‘Bow School staff failed my son’ mother of tragic Nasar Ahmed says after Poplar inquest
PUBLISHED: 11:49 12 May 2017 | UPDATED: 12:27 12 May 2017
The parents of a teenager who died after an allergic reaction to his school dinner have accused staff of failing their duty of care.
Nasar Ahmed was in an exclusion room with other pupils at Bow School in east London when he became unwell on November 10.
The 14-year-old who had a history of severe asthma and food allergies had a reaction to milk in his tandoori chicken lunch and went into anaphylactic shock.
But staff at the school failed to administer his EpiPen, which may have saved his life, an inquest heard. He died four days later in the Royal London Hospital in Whitechapel.
Poplar coroner Mary Hassell returned a narrative conclusion at today’s inquest conclusion.
“The staff saw Nasar’s EpiPen and considered using it—but didn’t,” the coroner said.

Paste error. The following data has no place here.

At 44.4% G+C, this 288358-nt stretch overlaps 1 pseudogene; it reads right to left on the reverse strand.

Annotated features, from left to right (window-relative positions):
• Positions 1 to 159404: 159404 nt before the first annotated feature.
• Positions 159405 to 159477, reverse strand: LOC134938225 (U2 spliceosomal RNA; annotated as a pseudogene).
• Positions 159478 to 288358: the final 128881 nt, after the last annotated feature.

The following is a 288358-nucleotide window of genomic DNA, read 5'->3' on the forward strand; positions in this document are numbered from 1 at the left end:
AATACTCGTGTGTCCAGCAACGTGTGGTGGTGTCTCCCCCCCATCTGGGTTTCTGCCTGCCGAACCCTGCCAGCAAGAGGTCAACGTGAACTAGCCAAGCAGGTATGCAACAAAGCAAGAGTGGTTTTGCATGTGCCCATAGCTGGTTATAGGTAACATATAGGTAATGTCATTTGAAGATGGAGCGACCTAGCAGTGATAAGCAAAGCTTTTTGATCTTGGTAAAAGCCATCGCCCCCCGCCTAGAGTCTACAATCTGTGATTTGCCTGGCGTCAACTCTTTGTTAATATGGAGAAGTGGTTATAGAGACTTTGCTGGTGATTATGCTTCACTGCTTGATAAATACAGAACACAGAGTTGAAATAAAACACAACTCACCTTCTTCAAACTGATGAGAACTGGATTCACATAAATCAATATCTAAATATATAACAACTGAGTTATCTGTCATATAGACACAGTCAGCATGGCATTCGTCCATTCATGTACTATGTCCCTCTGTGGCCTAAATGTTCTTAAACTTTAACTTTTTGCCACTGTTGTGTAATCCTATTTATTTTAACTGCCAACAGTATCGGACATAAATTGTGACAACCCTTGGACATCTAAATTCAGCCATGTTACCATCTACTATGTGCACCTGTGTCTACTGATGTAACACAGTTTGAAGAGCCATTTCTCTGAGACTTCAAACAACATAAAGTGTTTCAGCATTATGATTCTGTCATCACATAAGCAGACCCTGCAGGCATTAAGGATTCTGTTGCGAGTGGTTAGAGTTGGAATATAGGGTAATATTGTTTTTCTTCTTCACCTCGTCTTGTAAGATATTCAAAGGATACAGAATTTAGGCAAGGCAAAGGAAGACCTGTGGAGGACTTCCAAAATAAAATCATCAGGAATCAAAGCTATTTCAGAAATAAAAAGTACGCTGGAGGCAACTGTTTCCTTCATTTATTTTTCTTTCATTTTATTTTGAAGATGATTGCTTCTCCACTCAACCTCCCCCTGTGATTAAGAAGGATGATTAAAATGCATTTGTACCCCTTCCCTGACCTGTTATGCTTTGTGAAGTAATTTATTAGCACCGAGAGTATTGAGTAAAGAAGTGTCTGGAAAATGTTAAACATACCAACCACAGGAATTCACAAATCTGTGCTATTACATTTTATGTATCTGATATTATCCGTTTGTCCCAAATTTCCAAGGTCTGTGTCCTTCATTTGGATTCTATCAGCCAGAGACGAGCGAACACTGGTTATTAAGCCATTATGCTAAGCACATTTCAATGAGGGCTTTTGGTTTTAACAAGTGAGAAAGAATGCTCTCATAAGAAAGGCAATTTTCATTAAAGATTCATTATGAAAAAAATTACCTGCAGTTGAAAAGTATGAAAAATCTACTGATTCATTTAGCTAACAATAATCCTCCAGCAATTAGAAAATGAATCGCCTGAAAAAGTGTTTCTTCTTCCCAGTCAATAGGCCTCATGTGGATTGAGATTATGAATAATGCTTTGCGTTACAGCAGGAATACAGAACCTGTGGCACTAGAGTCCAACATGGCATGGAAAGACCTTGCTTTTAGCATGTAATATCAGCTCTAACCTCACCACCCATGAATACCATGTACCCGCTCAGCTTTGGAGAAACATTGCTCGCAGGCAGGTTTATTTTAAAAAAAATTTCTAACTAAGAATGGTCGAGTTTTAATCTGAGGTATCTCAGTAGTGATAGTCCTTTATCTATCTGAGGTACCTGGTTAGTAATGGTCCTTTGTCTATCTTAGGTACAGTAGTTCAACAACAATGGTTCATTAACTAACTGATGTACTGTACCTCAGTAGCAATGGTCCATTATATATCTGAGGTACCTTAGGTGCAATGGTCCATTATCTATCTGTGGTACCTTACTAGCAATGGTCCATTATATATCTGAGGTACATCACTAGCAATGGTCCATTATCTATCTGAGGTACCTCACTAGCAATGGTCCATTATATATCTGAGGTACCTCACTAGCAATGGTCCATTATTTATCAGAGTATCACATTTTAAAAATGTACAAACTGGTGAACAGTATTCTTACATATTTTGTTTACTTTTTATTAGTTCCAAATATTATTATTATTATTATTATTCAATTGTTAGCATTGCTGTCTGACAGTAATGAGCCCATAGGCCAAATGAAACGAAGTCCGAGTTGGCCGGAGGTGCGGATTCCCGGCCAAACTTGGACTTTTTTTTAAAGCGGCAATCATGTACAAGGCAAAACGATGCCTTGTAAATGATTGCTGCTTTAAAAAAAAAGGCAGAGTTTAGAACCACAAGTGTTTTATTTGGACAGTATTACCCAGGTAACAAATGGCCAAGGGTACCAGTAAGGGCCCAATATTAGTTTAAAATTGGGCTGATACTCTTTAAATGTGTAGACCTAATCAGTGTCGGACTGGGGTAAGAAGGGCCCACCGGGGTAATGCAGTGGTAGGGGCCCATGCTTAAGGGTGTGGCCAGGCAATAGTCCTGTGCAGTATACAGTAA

“If the EpiPen had been used promptly and Nasar had been administered adrenaline, there is a possibility but not a probability that this would have changed the outcome.”
Nasar’s mother Ferdousi Zaman, speaking today outside Poplar Coroner’s Court, blamed a “failed duty of care”.
She said: “If Nasar has anaphylaxis, I give him his EpiPen.
“They are first-aiders and are more knowledgeable than me. But they have failed their duty of care.”
The inquest had previously been told that first-aider Cherie Hyde put Nasar in the recovery position and searched for a pulse as he struggled for breath.
Nasar was not breathing well enough for her to use the inhaler. She was focused on his asthma rather than the allergies and the need for his EpiPen.
Another staff member brought Nasar’s personal first aid box, which contained an inhaler and the EpiPen. There was a five-minute ‘window’ before the ambulance arrived when staff could have used the EpiPen—but it wasn’t given to him.
The Year 9 pupil had asthma, severe eczema and a host of allergies, including to milk, fish, nuts, wheat, some meats, apples and oranges.
Cause of death was bronchial asthma that led to a hypoxic ischaemic brain injury, with the food allergies as contributing.
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